The World Bank stated in its “Piecing Together the Poverty Puzzle“ report issued on Wednesday, October 17, that nearly half of the world’s population is struggling to meet their basic needs with 3.4 billion people still live on less than $5.50 a day.
“Over 1.9 billion people, or 26.2 percent of the world’s population, were living on less than $3.20 per day in 2015. Close to 46 percent of the world’s population was living on less than $5.50 a day,” the report noted.
The World Bank report indicated that having a cost of living of around $3.20 daily constitutes the poverty lines in lower-middle-income countries, while $5.50 a day reflects standards in upper-middle-income countries.
However, the report also praised the East Asia region — the Philippines included — for being one of the best performers in the region. According to the report, the incomes of the poorest 40 percent of the population were growing on an average of 4.7 percent between 2010 and 2015.
“East Asia not only had the largest reductions in extreme poverty but also in the proportion of people living on less than $3.20 and $5.50 per day. While extreme poverty is very low, the region saw a higher percentage of people lacking access to sanitation,” the World Bank said.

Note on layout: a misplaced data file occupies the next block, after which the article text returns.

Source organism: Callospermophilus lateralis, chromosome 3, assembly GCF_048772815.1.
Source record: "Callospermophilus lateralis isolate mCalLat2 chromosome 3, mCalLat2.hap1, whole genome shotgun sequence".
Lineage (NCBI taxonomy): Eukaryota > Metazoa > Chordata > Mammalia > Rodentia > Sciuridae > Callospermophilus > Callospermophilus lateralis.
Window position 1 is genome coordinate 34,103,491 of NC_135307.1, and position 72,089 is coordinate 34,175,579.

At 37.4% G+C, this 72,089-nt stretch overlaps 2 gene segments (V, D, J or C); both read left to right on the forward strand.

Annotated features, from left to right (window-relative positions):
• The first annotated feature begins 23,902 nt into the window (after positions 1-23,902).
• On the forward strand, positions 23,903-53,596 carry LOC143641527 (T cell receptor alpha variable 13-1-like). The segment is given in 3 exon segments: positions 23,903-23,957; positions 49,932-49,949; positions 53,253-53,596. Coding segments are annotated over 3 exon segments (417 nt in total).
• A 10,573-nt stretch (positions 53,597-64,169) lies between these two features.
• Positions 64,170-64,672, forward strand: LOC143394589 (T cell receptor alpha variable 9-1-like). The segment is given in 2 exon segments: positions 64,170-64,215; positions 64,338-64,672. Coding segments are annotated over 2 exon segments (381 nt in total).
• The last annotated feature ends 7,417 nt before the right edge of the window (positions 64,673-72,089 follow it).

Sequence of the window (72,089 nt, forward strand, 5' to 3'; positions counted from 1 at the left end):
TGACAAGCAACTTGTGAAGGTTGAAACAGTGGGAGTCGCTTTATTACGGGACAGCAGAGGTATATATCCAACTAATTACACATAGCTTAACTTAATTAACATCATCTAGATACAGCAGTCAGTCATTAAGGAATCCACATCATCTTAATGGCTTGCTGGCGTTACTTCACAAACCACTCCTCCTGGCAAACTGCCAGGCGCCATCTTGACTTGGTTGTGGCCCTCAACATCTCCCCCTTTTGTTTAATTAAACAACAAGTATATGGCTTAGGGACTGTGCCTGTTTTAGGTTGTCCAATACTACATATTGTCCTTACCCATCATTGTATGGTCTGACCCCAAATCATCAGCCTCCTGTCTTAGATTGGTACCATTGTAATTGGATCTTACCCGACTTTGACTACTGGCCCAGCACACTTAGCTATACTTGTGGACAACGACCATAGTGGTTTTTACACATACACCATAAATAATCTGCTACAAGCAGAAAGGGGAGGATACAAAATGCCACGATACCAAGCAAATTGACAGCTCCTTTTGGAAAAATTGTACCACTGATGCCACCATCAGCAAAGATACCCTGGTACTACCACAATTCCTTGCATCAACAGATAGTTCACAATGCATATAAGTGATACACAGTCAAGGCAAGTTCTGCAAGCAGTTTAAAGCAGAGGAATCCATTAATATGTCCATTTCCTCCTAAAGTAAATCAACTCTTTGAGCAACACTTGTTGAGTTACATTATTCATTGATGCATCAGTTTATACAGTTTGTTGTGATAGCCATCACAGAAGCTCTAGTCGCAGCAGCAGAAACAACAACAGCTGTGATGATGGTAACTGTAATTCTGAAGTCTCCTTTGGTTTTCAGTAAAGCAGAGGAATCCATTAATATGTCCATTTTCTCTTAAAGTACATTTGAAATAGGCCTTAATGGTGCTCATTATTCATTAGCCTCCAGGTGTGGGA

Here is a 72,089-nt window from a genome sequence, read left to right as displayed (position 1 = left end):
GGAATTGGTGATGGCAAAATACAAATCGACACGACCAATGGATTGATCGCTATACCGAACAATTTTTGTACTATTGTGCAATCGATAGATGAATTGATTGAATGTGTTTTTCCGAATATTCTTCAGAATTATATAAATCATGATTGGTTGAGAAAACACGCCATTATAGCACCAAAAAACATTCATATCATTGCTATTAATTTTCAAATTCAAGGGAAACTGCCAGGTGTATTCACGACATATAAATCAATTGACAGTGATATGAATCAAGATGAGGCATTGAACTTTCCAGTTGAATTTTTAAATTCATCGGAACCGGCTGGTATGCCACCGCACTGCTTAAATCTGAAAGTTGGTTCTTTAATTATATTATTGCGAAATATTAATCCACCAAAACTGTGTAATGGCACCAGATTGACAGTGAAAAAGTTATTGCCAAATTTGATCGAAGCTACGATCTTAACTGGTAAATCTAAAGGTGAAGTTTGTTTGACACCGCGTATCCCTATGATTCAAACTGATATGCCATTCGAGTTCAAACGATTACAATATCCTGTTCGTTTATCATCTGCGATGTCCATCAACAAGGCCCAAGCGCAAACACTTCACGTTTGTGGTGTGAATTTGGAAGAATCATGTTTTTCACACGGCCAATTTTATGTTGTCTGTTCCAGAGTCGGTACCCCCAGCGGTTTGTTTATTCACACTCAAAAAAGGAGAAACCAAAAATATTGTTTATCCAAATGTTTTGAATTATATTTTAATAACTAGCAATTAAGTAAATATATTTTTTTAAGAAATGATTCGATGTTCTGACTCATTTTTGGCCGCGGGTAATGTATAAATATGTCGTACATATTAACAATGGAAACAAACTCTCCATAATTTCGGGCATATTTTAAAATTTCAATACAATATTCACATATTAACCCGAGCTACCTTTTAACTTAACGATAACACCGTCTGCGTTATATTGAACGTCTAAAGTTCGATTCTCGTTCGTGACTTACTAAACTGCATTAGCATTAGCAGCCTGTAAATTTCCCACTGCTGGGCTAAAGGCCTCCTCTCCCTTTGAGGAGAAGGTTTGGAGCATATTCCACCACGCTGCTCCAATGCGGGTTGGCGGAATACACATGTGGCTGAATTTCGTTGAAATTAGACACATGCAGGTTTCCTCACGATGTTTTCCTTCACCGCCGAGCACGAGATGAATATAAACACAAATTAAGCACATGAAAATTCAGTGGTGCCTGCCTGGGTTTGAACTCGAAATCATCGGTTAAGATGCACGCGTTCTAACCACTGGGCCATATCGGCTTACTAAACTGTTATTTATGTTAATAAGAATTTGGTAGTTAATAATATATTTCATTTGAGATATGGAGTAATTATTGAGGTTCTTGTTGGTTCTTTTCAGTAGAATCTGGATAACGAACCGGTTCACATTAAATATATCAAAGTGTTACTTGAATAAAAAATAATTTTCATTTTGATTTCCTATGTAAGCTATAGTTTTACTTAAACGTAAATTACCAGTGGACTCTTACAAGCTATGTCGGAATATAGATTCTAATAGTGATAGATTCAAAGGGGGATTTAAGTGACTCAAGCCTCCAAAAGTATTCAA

The World Bank Group president Jim Yong Kim vowed to remain committed to achieving the goal of ending extreme poverty by 2030. Extreme poverty is defined as living on less than $1.90 a day.
“Ending extreme poverty by 2030 and boosting shared prosperity are our goals, and we remain committed to them,” Kim said as reported by The Philippine Star.
The World Bank reported last month that the pace of extreme poverty reduction became slow despite the drop to 10 percent among the world’s population living in extreme poverty.
“At the same time, we can take a broader view of poverty at different levels and dimensions around the world. This view reveals that poverty is more widespread and entrenched, underlining the importance of investing in people,” Kim added.
The report also analyzed how poverty can vary within a household considering how access to adequate water and sanitation, education or electricity affect a family’s well-being.
“However, given that economic growth means that a much greater proportion of the world’s poor now live in wealthier countries, additional poverty lines and a broader understanding of poverty are crucial to fully fighting it,” the report said.
Incomes of the poorest 40 percent grew in 70 of the 91 economies monitored, according to the same report. More than half of the economies had their incomes grew faster than the average. However, shared prosperity is weakest in the very countries that most need it to improve.
“Progress in sharing prosperity lagged in some regions of the world,” the report indicated.
“Only one in four low-income countries and four of the 35 recognized fragile and conflict-affected states have data on shared prosperity data over time,” the World Bank added.
The new measures implemented by the World Bank aim to better monitor poverty in all countries.